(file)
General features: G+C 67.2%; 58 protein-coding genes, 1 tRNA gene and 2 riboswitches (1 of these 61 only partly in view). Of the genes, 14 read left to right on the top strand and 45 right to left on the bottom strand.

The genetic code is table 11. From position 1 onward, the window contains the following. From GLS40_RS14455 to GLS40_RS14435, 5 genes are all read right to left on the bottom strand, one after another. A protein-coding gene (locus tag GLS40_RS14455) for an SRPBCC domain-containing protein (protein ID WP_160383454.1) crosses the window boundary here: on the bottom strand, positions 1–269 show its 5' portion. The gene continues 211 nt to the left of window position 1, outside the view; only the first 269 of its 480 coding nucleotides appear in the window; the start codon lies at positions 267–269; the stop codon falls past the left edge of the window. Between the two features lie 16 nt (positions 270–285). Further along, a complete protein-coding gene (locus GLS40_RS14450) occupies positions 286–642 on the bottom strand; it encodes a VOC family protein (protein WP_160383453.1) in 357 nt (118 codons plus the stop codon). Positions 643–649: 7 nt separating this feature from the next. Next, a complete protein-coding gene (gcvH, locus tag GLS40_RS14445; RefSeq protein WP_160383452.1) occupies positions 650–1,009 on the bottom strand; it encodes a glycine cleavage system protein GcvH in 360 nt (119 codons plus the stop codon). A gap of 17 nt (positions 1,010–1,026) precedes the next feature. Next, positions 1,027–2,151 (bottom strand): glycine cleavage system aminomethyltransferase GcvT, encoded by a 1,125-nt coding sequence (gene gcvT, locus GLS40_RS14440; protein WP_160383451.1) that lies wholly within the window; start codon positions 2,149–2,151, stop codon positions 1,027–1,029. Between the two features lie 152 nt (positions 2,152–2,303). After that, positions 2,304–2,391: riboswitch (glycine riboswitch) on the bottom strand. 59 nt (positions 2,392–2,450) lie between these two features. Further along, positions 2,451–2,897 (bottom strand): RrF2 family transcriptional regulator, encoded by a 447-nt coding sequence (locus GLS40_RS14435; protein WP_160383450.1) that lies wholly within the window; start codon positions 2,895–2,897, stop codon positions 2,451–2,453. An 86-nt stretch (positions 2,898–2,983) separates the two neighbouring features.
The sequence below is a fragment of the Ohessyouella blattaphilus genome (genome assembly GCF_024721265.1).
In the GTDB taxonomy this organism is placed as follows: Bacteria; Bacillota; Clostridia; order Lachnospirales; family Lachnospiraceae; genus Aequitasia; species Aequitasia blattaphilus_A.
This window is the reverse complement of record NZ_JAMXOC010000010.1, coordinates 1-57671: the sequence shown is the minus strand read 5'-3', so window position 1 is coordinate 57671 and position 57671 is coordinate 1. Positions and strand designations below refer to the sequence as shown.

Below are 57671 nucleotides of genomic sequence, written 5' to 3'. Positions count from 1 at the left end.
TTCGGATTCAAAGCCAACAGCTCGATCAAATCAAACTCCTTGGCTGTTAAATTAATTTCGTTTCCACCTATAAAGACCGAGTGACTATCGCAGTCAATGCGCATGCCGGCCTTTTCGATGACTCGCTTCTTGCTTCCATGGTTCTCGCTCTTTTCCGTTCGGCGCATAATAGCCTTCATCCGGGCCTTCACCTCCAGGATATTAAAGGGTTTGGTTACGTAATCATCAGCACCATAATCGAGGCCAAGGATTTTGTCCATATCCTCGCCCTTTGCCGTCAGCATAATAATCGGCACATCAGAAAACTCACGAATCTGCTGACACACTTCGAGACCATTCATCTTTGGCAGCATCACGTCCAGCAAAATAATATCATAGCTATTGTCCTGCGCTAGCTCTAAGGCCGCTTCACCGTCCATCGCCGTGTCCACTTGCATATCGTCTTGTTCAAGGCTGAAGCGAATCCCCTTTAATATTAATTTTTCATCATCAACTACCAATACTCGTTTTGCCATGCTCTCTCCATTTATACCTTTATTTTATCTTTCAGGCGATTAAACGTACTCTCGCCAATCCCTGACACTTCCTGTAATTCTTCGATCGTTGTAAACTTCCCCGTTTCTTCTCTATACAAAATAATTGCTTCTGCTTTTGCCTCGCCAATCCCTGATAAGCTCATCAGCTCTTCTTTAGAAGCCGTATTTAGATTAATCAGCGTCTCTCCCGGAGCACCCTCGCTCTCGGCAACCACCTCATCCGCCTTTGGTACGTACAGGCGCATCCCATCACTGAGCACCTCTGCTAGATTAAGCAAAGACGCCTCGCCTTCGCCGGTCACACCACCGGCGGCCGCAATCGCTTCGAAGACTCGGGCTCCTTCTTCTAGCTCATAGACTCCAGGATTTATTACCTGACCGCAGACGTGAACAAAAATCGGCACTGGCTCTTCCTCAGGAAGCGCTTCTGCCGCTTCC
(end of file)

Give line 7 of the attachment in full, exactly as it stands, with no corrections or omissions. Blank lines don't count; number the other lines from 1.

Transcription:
TTCGGATTCAAAGCCAACAGCTCGATCAAATCAAACTCCTTGGCTGTTAAATTAATTTCGTTTCCACCTATAAAGACCGAGTGACTATCGCAGTCAATGCGCATGCCGGCCTTTTCGATGACTCGCTTCTTGCTTCCATGGTTCTCGCTCTTTTCCGTTCGGCGCATAATAGCCTTCATCCGGGCCTTCACCTCCAGGATATTAAAGGGTTTGGTTACGTAATCATCAGCACCATAATCGAGGCCAAGGATTTTGTCCATATCCTCGCCCTTTGCCGTCAGCATAATAATCGGCACATCAGAAAACTCACGAATCTGCTGACACACTTCGAGACCATTCATCTTTGGCAGCATCACGTCCAGCAAAATAATATCATAGCTATTGTCCTGCGCTAGCTCTAAGGCCGCTTCACCGTCCATCGCCGTGTCCACTTGCATATCGTCTTGTTCAAGGCTGAAGCGAATCCCCTTTAATATTAATTTTTCATCATCAACTACCAATACTCGTTTTGCCATGCTCTCTCCATTTATACCTTTATTTTATCTTTCAGGCGATTAAACGTACTCTCGCCAATCCCTGACACTTCCTGTAATTCTTCGATCGTTGTAAACTTCCCCGTTTCTTCTCTATACAAAATAATTGCTTCTGCTTTTGCCTCGCCAATCCCTGATAAGCTCATCAGCTCTTCTTTAGAAGCCGTATTTAGATTAATCAGCGTCTCTCCCGGAGCACCCTCGCTCTCGGCAACCACCTCATCCGCCTTTGGTACGTACAGGCGCATCCCATCACTGAGCACCTCTGCTAGATTAAGCAAAGACGCCTCGCCTTCGCCGGTCACACCACCGGCGGCCGCAATCGCTTCGAAGACTCGGGCTCCTTCTTCTAGCTCATAGACTCCAGGATTTATTACCTGACCGCAGACGTGAACAAAAATCGGCACTGGCTCTTCCTCAGGAAGCGCTTCTGCCGCTTCC